A Short History of Anglo-Saxon Freedom: The Polity of the English-speaking Race. Outlined in Its Inception, Development, Diffusion and Present Condition

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C. Scribner's sons, 1890 - 420 Seiten
 

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Seite 270 - I AB do swear, That I do from my heart, abhor, detest, and abjure as impious and heretical, that damnable doctrine and position, That princes excommunicated or deprived by the pope, or any authority of the see of Rome, may be deposed or murdered by their subjects, or any other whatsoever.
Seite 266 - Majesty that no man hereafter be compelled to make or yield any gift, loan, benevolence, tax, or such like charge, without common consent by act of Parliament.
Seite 271 - Such classes of subjects as are expressly excepted in the enumeration of the classes of subjects by this act assigned exclusively to the legislatures of the provinces.
Seite 174 - The efficient secret of the English Constitution may be described as the close union, the nearly complete fusion, of the executive and legislative powers.
Seite 265 - And whereas of late great companies of soldiers and mariners have been dispersed into divers counties of the realm, and the inhabitants against their wills have been compelled to receive them into their houses, and there to suffer them to sojourn, against the laws and customs of this realm and to the great grievance and vexation of the people.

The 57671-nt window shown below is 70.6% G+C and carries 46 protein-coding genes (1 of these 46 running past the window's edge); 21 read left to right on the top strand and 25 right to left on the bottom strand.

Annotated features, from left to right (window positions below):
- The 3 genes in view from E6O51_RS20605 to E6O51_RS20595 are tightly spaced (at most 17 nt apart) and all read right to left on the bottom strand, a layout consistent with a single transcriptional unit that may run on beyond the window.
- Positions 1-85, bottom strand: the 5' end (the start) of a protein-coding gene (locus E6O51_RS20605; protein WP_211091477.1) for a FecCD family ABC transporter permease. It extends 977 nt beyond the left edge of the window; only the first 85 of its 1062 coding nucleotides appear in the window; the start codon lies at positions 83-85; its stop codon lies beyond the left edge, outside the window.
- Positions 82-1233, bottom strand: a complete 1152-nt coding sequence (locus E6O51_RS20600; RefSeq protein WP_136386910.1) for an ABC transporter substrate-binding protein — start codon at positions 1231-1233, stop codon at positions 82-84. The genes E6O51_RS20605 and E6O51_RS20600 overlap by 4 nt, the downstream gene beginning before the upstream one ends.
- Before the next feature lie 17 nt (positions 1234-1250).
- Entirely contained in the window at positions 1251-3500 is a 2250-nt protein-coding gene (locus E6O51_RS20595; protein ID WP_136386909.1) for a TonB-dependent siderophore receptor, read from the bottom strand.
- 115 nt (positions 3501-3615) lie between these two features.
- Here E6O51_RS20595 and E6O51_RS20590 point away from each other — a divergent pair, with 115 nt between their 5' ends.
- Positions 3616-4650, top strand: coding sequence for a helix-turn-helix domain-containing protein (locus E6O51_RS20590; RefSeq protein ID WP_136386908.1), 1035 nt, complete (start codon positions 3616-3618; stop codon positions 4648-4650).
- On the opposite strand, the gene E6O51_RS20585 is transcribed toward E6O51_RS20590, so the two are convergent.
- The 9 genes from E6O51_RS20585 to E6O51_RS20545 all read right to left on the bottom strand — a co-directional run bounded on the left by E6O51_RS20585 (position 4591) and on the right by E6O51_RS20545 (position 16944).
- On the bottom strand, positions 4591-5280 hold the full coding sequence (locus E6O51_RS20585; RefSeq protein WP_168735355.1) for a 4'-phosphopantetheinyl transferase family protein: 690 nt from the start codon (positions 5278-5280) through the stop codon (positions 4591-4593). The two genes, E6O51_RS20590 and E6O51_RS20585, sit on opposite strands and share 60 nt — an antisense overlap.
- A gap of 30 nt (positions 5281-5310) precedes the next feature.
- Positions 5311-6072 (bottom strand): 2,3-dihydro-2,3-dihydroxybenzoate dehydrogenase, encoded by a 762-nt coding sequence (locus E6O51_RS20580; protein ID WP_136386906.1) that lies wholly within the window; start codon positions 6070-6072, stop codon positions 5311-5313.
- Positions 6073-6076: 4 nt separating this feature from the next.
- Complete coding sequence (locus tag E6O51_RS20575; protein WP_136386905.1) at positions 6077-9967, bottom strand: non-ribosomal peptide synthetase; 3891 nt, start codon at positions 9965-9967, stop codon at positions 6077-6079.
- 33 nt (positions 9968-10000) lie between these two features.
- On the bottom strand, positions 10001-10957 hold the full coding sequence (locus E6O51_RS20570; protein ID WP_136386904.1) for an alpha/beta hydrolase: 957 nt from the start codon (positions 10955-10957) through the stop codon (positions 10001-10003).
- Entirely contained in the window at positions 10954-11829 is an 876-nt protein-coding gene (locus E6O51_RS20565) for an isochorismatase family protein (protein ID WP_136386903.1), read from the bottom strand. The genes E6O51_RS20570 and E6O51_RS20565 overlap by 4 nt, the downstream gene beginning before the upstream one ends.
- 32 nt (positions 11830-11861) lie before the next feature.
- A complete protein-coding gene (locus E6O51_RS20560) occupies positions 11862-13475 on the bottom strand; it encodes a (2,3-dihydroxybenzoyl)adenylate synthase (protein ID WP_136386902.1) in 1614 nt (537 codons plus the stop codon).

Seite 206 - These wards, called townships in New England, are the vital principle of their governments, and have proved themselves the wisest invention ever devised by the wit of man for the perfect exercise of self-government, and for its preservation.
Seite 267 - Whereas the late king James the Second by the assistance of divers evil counsellors, judges and ministers employed by him did endeavour to subvert and extirpate the Protestant religion and the laws and liberties of this kingdom.
Seite 74 - It is atheism and blasphemy to dispute what God can do; good Christians content themselves with his will revealed in his Word; so it is presumption and high contempt in a subject to dispute what a king can do; or to say that a king cannot do this or that; but rest in that which is the king's will revealed in his law.
Seite 177 - Rome, in the height of her glory, is not to be compared ; a power which has dotted over the surface of the whole globe with her possessions and military posts, whose morning drum-beat, following the sun, and keeping company with the hours, circles the earth with one continuous and unbroken strain of the martial airs of England.
Seite 2 - There is no difficulty in showing that the ideally best form of government is that in which the sovereignty, or supreme controlling power in the last resort, is vested in the entire aggregate of the community ; every citizen not only having a voice in the exercise of that ultimate sovereignty, but being, at least occasionally, called on to take an actual part in the government, by the personal discharge of some public function, local or general.

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